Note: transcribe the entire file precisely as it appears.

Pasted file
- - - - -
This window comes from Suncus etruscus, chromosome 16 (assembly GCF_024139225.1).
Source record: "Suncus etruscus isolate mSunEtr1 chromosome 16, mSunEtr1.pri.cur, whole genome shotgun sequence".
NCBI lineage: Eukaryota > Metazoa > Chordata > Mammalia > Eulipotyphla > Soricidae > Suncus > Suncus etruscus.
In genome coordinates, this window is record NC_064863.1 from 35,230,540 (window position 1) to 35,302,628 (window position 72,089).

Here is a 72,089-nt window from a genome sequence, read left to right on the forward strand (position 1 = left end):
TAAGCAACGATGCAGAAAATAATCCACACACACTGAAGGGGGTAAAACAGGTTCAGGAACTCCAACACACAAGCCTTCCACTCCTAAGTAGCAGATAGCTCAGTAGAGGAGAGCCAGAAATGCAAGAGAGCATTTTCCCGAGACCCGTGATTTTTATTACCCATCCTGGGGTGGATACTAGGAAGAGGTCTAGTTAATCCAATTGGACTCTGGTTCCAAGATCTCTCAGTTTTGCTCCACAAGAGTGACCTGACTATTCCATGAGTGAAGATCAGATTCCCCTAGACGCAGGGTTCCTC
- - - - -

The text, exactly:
This window comes from Suncus etruscus, chromosome 16 (assembly GCF_024139225.1).
Source record: "Suncus etruscus isolate mSunEtr1 chromosome 16, mSunEtr1.pri.cur, whole genome shotgun sequence".
NCBI lineage: Eukaryota > Metazoa > Chordata > Mammalia > Eulipotyphla > Soricidae > Suncus > Suncus etruscus.
In genome coordinates, this window is record NC_064863.1 from 35,230,540 (window position 1) to 35,302,628 (window position 72,089).

Here is a 72,089-nt window from a genome sequence, read left to right on the forward strand (position 1 = left end):
TAAGCAACGATGCAGAAAATAATCCACACACACTGAAGGGGGTAAAACAGGTTCAGGAACTCCAACACACAAGCCTTCCACTCCTAAGTAGCAGATAGCTCAGTAGAGGAGAGCCAGAAATGCAAGAGAGCATTTTCCCGAGACCCGTGATTTTTATTACCCATCCTGGGGTGGATACTAGGAAGAGGTCTAGTTAATCCAATTGGACTCTGGTTCCAAGATCTCTCAGTTTTGCTCCACAAGAGTGACCTGACTATTCCATGAGTGAAGATCAGATTCCCCTAGACGCAGGGTTCCTC